Florida’s True Crime Tale: The Tragic End of ‘Lobster Boy’ Killer
Due to his uncommon congenital deformity called ectrodactyly, which caused his hands and feet to resemble lobster claws, Grady Stiles Jr., popularly known as the “Lobster Boy,” was well-known on the carnival circuit. Stiles, who was born in Pittsburgh in 1937, was the sixth member of his family to be born with this disability. He performed as part of the “Lobster Family” act on tour, accompanied by his two children who also had the illness.
But when Stiles turned into a serial killer and abuser, his life took a terrible turn. On the eve of their daughter’s wedding in 1979, he killed Jack Layne, her 20-year-old fiancé. Stiles’s life problems and bad health, including liver disease and emphysema, won the jurors over despite his violent deed. After being found guilty of third-degree murder, he was given a relatively lenient sentence of 15 years.
Stiles was murdered in November of 1992. Harry Newman, Mary Stiles’s son, hired Christopher Wyant, a local hitman, to kill Stiles following a fight with his wife. At Gibsonton, Florida, the 55-year-old performer was shot and killed by the 19-year-old Wyant for a sum of $1,500.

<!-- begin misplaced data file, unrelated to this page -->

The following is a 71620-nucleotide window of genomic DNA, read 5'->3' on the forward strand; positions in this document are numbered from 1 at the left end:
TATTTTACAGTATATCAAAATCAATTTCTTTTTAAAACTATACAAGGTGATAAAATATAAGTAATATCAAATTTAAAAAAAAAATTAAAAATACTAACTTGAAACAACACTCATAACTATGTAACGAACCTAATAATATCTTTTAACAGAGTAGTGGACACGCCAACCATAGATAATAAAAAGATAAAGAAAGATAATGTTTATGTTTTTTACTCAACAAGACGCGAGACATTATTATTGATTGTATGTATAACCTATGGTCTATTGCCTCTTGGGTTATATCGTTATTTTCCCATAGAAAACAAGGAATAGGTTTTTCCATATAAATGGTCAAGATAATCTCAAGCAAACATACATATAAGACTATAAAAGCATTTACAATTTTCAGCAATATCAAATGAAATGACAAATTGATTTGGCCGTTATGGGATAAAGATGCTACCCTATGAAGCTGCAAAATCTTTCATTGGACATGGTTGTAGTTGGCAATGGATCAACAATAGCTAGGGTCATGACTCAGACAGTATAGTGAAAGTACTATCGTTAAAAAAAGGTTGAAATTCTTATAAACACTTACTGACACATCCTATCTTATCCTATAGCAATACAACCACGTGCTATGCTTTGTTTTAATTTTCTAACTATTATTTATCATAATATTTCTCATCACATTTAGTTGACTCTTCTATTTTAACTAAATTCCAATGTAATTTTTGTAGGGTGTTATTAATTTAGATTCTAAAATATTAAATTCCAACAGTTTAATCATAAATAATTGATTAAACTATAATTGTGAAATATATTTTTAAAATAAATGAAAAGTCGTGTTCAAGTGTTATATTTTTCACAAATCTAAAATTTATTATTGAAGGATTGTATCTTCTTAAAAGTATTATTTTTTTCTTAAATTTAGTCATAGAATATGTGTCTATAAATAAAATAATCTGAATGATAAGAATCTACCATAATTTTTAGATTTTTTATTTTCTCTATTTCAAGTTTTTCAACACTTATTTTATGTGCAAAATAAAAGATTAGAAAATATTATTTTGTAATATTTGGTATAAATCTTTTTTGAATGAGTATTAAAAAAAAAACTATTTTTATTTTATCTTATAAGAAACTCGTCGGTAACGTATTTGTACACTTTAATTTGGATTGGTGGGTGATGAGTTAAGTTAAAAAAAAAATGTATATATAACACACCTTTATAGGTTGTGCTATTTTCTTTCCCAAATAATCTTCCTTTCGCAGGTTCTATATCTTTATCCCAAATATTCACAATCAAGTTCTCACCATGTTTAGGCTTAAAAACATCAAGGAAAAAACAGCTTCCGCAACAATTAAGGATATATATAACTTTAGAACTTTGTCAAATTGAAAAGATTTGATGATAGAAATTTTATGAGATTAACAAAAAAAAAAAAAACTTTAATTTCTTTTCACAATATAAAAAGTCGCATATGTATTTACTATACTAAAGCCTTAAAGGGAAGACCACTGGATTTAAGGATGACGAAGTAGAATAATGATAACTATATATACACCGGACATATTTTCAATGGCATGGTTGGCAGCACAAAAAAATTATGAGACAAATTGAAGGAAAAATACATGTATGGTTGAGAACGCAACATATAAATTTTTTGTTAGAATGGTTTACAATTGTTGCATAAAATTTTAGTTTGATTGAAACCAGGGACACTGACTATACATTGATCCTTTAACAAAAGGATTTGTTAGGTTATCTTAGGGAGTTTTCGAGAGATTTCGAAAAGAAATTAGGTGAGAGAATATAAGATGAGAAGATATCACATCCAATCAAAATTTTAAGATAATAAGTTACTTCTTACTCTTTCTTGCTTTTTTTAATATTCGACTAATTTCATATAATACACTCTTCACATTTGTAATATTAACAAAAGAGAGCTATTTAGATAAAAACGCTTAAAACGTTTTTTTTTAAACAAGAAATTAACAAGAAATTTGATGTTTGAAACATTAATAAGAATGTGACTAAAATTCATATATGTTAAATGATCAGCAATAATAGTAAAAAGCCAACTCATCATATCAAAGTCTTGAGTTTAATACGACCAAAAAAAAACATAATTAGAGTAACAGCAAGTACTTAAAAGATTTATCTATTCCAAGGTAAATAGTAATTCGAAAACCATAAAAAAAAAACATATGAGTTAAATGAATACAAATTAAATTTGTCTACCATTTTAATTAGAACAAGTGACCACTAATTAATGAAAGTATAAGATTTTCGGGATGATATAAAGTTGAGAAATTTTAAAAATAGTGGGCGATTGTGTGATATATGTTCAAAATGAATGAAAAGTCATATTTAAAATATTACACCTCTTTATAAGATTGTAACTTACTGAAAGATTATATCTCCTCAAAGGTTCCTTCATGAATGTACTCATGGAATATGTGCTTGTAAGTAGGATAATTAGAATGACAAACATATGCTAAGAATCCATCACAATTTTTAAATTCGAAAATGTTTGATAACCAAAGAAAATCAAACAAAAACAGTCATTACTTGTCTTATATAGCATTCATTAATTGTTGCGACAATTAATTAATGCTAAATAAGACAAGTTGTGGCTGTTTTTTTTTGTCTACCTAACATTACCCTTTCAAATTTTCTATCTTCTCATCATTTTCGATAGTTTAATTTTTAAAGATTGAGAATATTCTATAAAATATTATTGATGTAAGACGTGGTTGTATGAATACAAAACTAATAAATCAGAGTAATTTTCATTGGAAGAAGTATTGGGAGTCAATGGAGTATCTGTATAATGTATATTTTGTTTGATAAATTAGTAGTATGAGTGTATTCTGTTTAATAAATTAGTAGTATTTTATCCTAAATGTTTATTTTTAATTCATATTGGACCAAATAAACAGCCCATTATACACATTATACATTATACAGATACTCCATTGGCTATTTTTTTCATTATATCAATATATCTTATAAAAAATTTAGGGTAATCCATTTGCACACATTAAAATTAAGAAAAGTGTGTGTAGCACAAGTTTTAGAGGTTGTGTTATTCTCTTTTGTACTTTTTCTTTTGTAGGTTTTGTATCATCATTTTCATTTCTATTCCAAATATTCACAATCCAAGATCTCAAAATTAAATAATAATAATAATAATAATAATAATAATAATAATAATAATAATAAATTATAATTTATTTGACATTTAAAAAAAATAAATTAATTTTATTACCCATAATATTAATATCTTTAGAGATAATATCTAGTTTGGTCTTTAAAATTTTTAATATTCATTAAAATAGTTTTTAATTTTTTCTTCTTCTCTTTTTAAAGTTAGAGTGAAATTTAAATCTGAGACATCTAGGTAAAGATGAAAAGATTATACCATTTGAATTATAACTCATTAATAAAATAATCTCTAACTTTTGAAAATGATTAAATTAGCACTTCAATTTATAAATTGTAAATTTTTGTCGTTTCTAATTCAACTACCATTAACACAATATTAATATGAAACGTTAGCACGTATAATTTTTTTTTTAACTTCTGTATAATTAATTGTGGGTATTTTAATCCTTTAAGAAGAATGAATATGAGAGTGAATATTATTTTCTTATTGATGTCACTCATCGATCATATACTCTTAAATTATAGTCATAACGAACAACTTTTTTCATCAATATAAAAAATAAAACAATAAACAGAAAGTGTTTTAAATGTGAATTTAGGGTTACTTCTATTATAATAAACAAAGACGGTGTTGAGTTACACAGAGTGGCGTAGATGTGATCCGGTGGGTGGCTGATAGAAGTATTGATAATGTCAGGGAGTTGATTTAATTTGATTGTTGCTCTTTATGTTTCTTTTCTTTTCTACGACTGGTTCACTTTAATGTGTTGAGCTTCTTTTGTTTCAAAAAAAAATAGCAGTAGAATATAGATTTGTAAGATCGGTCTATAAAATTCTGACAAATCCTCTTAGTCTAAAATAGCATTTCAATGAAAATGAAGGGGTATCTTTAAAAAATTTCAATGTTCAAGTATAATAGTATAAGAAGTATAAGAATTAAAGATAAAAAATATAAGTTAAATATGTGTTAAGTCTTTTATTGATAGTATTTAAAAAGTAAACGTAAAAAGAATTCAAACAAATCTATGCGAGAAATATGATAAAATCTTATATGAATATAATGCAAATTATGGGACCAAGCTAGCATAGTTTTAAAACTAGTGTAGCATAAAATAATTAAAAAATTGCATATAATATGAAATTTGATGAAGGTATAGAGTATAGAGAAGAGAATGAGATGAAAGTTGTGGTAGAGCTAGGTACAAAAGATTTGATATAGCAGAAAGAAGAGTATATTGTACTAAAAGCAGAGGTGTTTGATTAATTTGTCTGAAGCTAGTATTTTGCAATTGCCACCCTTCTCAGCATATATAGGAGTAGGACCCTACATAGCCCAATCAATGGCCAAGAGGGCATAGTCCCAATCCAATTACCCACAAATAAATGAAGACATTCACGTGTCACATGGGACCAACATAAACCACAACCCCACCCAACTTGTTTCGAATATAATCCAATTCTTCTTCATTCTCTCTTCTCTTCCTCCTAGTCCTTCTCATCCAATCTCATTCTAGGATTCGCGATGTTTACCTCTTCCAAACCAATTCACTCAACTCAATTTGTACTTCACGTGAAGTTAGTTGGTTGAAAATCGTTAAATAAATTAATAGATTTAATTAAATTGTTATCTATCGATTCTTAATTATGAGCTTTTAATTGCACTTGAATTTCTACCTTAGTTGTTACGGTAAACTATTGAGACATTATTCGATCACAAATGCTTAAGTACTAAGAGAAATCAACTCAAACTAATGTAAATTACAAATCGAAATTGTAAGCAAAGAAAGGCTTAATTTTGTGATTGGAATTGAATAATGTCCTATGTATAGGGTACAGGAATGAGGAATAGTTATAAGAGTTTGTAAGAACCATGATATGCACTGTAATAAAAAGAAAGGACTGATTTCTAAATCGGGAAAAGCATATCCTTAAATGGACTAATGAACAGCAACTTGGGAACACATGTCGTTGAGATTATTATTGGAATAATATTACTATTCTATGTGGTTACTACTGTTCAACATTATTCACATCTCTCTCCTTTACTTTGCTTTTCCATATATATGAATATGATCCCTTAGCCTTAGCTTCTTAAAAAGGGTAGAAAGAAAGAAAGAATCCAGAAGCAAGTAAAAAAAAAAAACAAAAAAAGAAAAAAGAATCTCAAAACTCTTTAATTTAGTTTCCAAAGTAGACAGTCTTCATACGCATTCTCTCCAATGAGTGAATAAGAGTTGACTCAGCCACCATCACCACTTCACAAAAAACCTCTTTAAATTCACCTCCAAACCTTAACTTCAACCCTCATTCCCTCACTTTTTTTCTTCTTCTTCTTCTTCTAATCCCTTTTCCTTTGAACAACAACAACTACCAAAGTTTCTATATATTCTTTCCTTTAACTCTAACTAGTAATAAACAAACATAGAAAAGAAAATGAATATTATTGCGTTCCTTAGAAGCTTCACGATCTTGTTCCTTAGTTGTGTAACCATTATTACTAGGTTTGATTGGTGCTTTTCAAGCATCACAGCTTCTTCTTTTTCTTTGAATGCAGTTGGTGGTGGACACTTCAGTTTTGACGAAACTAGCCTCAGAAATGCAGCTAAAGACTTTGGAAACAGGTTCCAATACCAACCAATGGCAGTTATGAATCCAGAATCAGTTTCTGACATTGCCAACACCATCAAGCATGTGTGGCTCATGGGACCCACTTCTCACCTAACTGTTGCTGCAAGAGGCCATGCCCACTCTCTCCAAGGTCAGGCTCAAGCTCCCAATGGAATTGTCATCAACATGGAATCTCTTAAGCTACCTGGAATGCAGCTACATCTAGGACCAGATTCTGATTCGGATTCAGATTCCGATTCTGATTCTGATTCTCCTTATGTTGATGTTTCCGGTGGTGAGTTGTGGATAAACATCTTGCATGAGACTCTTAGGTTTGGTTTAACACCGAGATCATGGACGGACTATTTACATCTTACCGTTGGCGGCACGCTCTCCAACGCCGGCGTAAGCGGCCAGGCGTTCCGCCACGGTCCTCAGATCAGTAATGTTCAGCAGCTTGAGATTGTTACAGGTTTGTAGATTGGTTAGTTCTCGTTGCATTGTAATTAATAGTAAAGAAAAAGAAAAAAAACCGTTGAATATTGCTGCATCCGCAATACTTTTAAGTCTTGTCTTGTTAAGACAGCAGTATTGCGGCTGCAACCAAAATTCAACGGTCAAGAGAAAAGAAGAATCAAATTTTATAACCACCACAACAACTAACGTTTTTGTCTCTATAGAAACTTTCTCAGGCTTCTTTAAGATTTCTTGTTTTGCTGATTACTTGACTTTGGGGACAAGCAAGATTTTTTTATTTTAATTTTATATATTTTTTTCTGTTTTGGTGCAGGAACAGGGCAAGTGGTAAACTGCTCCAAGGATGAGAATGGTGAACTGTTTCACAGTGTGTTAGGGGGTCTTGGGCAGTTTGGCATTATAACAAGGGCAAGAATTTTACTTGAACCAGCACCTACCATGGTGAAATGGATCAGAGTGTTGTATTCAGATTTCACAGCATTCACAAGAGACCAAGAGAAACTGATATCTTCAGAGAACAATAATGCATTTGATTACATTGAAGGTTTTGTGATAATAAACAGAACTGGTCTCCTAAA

Wyant received a 27-year prison term after being found guilty of second-degree murder. Being a carnival performer himself, Newman was found guilty of first-degree murder and given a life sentence without the possibility of release. Because of her involvement in the murder, Mary Stiles received a 12-year sentence. The jury determined that the groups were not in danger when Stiles was slain, notwithstanding their claims of self-defense.
Nobody wanted to carry Stiles’ casket at his funeral since he was so despised in his community. His demise and existence serve as a somber reminder of the negative aspects of the carnival industry. His tale, which stands in sharp contrast to the sparkle and glamour sometimes connected to the carnival way of life, never ceases to frighten and intrigue.
This is so strange. It was murdered a child years ago.